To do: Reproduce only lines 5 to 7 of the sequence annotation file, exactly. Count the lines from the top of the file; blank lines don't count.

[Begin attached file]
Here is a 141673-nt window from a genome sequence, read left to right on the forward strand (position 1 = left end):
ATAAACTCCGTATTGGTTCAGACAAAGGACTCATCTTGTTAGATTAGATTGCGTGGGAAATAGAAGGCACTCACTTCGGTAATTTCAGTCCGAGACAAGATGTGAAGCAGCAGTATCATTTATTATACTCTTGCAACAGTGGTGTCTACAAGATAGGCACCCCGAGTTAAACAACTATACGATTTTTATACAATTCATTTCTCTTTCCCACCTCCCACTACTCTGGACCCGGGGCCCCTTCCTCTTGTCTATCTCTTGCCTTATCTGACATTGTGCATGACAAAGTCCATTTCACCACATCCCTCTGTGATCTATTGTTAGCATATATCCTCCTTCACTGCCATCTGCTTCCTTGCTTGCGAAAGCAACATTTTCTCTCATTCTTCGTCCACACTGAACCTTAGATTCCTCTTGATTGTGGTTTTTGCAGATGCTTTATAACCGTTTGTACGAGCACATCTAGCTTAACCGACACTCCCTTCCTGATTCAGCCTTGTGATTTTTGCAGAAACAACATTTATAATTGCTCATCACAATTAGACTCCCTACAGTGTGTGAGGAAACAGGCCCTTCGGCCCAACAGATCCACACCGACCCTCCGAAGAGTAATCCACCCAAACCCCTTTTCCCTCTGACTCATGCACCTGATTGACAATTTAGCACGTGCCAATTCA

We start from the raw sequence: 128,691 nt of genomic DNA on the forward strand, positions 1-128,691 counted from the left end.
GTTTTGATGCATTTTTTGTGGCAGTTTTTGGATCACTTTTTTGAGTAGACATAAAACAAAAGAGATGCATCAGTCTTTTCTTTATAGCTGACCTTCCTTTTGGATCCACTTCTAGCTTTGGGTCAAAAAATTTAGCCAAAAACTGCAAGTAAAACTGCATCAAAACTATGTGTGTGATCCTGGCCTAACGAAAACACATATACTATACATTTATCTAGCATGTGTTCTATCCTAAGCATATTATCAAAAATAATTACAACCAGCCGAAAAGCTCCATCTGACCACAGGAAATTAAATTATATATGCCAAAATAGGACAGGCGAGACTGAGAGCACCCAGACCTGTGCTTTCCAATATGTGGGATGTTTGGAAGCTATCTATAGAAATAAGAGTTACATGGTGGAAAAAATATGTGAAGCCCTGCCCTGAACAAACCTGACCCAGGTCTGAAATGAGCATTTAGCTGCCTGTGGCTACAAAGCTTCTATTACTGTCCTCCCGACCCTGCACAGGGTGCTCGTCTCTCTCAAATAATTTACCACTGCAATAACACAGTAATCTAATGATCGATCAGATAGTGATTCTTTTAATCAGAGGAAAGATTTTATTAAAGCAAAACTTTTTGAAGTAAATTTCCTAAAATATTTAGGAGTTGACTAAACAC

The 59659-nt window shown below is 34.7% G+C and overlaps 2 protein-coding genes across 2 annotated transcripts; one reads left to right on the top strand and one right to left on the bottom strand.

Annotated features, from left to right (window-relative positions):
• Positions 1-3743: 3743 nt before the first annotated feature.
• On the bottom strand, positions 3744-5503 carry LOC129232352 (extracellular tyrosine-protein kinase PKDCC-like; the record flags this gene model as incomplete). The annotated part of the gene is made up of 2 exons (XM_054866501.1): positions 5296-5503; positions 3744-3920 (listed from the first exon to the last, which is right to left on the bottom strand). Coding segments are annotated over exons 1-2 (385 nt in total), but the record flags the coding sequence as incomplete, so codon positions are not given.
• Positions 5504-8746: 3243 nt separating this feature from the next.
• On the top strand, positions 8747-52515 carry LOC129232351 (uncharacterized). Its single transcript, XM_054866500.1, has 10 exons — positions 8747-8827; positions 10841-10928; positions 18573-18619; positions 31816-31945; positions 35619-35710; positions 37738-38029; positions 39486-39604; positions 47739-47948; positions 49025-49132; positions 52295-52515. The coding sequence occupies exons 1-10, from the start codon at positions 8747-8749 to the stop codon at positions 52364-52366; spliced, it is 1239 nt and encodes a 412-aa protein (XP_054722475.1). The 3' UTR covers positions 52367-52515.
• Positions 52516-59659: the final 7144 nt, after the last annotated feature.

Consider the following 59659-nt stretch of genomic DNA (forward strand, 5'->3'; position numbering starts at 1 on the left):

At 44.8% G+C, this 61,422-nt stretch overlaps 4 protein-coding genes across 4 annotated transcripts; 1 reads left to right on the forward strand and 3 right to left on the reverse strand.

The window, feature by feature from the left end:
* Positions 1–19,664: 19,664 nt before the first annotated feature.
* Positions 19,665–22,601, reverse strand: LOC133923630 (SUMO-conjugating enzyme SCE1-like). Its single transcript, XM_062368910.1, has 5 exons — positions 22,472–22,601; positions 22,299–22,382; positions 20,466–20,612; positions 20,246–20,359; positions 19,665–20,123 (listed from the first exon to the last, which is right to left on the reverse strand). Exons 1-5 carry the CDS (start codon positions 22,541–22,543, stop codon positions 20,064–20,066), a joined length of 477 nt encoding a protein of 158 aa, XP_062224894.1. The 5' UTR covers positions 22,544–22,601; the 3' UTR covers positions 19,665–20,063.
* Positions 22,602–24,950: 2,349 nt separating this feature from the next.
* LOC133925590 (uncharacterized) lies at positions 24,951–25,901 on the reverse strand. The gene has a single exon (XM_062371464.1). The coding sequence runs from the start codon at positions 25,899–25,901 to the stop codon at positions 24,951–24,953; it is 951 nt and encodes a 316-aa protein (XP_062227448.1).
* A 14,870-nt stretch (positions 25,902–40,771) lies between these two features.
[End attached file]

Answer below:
The 59659-nt window shown below is 34.7% G+C and overlaps 2 protein-coding genes across 2 annotated transcripts; one reads left to right on the top strand and one right to left on the bottom strand.

Annotated features, from left to right (window-relative positions):
• Positions 1-3743: 3743 nt before the first annotated feature.